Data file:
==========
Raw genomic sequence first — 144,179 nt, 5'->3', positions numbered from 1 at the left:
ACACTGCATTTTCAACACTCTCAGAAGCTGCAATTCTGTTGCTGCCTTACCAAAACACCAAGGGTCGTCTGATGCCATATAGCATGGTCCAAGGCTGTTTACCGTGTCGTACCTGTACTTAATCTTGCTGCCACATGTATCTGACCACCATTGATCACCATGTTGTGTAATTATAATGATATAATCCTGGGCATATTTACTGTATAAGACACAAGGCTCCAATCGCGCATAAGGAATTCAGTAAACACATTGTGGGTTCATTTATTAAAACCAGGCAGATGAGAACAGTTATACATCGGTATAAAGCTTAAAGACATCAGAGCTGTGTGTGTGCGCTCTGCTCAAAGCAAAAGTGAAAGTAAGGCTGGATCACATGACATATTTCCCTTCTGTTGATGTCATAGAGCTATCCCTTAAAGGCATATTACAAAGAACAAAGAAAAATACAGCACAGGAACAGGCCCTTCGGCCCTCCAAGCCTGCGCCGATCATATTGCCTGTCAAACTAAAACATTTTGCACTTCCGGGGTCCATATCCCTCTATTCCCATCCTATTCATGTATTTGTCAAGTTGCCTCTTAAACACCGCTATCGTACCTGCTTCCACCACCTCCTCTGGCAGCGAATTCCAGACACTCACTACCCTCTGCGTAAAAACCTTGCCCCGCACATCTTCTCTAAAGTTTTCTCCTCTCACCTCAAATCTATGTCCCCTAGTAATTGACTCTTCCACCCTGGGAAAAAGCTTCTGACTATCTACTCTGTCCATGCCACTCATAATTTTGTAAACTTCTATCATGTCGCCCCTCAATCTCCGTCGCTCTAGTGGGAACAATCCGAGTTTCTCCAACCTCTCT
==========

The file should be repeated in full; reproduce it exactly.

Raw genomic sequence first — 144,179 nt, 5'->3', positions numbered from 1 at the left:
ACACTGCATTTTCAACACTCTCAGAAGCTGCAATTCTGTTGCTGCCTTACCAAAACACCAAGGGTCGTCTGATGCCATATAGCATGGTCCAAGGCTGTTTACCGTGTCGTACCTGTACTTAATCTTGCTGCCACATGTATCTGACCACCATTGATCACCATGTTGTGTAATTATAATGATATAATCCTGGGCATATTTACTGTATAAGACACAAGGCTCCAATCGCGCATAAGGAATTCAGTAAACACATTGTGGGTTCATTTATTAAAACCAGGCAGATGAGAACAGTTATACATCGGTATAAAGCTTAAAGACATCAGAGCTGTGTGTGTGCGCTCTGCTCAAAGCAAAAGTGAAAGTAAGGCTGGATCACATGACATATTTCCCTTCTGTTGATGTCATAGAGCTATCCCTTAAAGGCATATTACAAAGAACAAAGAAAAATACAGCACAGGAACAGGCCCTTCGGCCCTCCAAGCCTGCGCCGATCATATTGCCTGTCAAACTAAAACATTTTGCACTTCCGGGGTCCATATCCCTCTATTCCCATCCTATTCATGTATTTGTCAAGTTGCCTCTTAAACACCGCTATCGTACCTGCTTCCACCACCTCCTCTGGCAGCGAATTCCAGACACTCACTACCCTCTGCGTAAAAACCTTGCCCCGCACATCTTCTCTAAAGTTTTCTCCTCTCACCTCAAATCTATGTCCCCTAGTAATTGACTCTTCCACCCTGGGAAAAAGCTTCTGACTATCTACTCTGTCCATGCCACTCATAATTTTGTAAACTTCTATCATGTCGCCCCTCAATCTCCGTCGCTCTAGTGGGAACAATCCGAGTTTCTCCAACCTCTCT